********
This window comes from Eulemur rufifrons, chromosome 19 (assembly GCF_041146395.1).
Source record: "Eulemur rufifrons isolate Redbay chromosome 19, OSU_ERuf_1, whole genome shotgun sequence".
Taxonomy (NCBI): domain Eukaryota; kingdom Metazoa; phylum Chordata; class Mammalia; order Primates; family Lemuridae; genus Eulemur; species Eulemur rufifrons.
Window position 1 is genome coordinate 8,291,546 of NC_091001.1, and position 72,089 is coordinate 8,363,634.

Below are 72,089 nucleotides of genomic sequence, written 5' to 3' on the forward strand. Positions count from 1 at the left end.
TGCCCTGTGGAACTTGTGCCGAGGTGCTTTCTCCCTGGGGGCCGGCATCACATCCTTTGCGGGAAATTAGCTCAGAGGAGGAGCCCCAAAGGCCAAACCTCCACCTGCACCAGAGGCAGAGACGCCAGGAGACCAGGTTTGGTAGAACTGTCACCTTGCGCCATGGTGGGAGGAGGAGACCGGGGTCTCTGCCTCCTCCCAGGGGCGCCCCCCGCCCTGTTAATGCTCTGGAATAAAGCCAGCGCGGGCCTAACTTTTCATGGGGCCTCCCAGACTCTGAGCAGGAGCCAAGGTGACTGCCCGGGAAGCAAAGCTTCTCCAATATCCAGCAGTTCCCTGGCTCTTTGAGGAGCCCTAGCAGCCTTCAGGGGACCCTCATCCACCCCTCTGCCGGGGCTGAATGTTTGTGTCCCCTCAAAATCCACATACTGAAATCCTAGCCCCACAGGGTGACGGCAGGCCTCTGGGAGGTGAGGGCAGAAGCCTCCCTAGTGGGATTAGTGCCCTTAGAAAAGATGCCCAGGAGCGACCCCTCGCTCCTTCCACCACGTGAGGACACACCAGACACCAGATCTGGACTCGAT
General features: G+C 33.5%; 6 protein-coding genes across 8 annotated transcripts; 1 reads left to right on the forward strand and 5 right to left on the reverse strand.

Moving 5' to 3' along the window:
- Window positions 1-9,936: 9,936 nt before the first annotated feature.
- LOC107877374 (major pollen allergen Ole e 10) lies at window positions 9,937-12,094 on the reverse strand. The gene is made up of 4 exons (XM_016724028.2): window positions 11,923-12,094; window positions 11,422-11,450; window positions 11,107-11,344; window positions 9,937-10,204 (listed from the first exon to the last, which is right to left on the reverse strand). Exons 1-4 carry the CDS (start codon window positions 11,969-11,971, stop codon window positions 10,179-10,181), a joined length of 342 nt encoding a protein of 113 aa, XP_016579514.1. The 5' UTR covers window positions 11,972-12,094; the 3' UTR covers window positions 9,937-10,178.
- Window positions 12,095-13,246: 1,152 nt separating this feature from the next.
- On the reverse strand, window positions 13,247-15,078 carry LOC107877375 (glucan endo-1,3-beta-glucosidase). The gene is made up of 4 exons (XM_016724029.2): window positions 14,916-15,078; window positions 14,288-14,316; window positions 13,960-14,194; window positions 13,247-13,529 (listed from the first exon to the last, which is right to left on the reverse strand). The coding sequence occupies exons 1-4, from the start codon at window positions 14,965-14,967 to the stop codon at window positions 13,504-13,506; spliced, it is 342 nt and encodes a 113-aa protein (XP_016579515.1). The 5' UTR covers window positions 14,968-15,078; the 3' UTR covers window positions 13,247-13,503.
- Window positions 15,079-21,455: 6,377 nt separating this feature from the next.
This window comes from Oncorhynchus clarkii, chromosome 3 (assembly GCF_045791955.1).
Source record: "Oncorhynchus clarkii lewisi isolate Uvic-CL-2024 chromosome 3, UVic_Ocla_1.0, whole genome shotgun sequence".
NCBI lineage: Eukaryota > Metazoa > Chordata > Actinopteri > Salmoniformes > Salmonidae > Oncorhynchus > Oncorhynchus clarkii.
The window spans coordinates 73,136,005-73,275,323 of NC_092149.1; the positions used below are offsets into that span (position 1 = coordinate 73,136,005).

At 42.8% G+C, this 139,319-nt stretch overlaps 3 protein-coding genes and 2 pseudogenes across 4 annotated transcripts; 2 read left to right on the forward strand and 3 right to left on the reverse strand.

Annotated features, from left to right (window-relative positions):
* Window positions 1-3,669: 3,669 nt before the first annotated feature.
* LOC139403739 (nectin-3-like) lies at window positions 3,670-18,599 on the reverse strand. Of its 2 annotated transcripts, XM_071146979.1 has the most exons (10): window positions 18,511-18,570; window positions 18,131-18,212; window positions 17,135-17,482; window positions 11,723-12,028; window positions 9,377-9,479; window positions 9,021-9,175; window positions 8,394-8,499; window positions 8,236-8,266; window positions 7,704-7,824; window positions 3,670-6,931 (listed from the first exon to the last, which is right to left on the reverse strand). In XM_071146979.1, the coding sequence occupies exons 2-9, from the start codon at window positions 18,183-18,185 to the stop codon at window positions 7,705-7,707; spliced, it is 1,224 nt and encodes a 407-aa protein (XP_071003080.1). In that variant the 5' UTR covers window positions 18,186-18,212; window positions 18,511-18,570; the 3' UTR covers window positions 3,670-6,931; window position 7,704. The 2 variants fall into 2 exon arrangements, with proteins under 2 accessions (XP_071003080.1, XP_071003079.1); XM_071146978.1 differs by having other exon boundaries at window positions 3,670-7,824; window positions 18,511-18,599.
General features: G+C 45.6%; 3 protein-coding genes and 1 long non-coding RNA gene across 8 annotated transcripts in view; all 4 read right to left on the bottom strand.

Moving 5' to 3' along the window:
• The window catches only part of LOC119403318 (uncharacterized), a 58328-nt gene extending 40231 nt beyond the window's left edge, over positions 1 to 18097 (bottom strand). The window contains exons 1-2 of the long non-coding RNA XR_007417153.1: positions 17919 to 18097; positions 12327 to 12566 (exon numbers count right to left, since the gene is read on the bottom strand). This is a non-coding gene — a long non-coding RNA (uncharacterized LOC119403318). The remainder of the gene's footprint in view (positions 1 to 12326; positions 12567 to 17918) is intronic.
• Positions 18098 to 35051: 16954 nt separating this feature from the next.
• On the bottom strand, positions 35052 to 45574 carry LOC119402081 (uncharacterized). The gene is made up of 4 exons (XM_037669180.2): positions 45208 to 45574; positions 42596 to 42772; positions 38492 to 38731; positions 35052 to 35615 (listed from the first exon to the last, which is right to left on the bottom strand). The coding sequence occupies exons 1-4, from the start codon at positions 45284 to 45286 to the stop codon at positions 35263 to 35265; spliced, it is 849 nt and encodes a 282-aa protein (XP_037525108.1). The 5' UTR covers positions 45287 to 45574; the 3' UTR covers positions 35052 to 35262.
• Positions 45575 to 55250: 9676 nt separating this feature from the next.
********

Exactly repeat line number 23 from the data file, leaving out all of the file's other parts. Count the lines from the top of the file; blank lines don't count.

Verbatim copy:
Moving 5' to 3' along the window: